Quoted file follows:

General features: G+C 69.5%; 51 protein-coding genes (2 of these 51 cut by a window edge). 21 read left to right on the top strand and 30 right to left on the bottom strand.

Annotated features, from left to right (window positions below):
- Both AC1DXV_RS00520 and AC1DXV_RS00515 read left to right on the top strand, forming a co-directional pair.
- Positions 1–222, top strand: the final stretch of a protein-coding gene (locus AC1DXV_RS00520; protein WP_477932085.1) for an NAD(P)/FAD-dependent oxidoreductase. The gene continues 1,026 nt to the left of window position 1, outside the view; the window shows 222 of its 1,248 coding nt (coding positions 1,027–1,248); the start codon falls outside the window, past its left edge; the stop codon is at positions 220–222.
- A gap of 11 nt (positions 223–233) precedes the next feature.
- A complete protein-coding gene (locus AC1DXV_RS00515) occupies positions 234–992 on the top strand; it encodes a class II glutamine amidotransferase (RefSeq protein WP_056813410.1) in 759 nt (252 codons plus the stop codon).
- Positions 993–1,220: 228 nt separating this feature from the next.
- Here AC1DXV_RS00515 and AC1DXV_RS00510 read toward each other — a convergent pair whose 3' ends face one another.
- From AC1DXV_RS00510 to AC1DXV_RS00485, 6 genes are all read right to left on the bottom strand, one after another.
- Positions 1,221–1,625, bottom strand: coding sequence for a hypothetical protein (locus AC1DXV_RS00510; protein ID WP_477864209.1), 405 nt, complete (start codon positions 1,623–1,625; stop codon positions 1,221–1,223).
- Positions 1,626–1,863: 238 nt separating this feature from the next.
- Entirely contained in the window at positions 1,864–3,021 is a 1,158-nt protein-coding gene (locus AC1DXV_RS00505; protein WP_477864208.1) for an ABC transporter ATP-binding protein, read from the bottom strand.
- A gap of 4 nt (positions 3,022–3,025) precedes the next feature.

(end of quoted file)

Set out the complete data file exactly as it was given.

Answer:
General features: G+C 69.5%; 51 protein-coding genes (2 of these 51 cut by a window edge). 21 read left to right on the top strand and 30 right to left on the bottom strand.

Annotated features, from left to right (window positions below):
- Both AC1DXV_RS00520 and AC1DXV_RS00515 read left to right on the top strand, forming a co-directional pair.
- Positions 1–222, top strand: the final stretch of a protein-coding gene (locus AC1DXV_RS00520; protein WP_477932085.1) for an NAD(P)/FAD-dependent oxidoreductase. The gene continues 1,026 nt to the left of window position 1, outside the view; the window shows 222 of its 1,248 coding nt (coding positions 1,027–1,248); the start codon falls outside the window, past its left edge; the stop codon is at positions 220–222.
- A gap of 11 nt (positions 223–233) precedes the next feature.
- A complete protein-coding gene (locus AC1DXV_RS00515) occupies positions 234–992 on the top strand; it encodes a class II glutamine amidotransferase (RefSeq protein WP_056813410.1) in 759 nt (252 codons plus the stop codon).
- Positions 993–1,220: 228 nt separating this feature from the next.
- Here AC1DXV_RS00515 and AC1DXV_RS00510 read toward each other — a convergent pair whose 3' ends face one another.
- From AC1DXV_RS00510 to AC1DXV_RS00485, 6 genes are all read right to left on the bottom strand, one after another.
- Positions 1,221–1,625, bottom strand: coding sequence for a hypothetical protein (locus AC1DXV_RS00510; protein ID WP_477864209.1), 405 nt, complete (start codon positions 1,623–1,625; stop codon positions 1,221–1,223).
- Positions 1,626–1,863: 238 nt separating this feature from the next.
- Entirely contained in the window at positions 1,864–3,021 is a 1,158-nt protein-coding gene (locus AC1DXV_RS00505; protein WP_477864208.1) for an ABC transporter ATP-binding protein, read from the bottom strand.
- A gap of 4 nt (positions 3,022–3,025) precedes the next feature.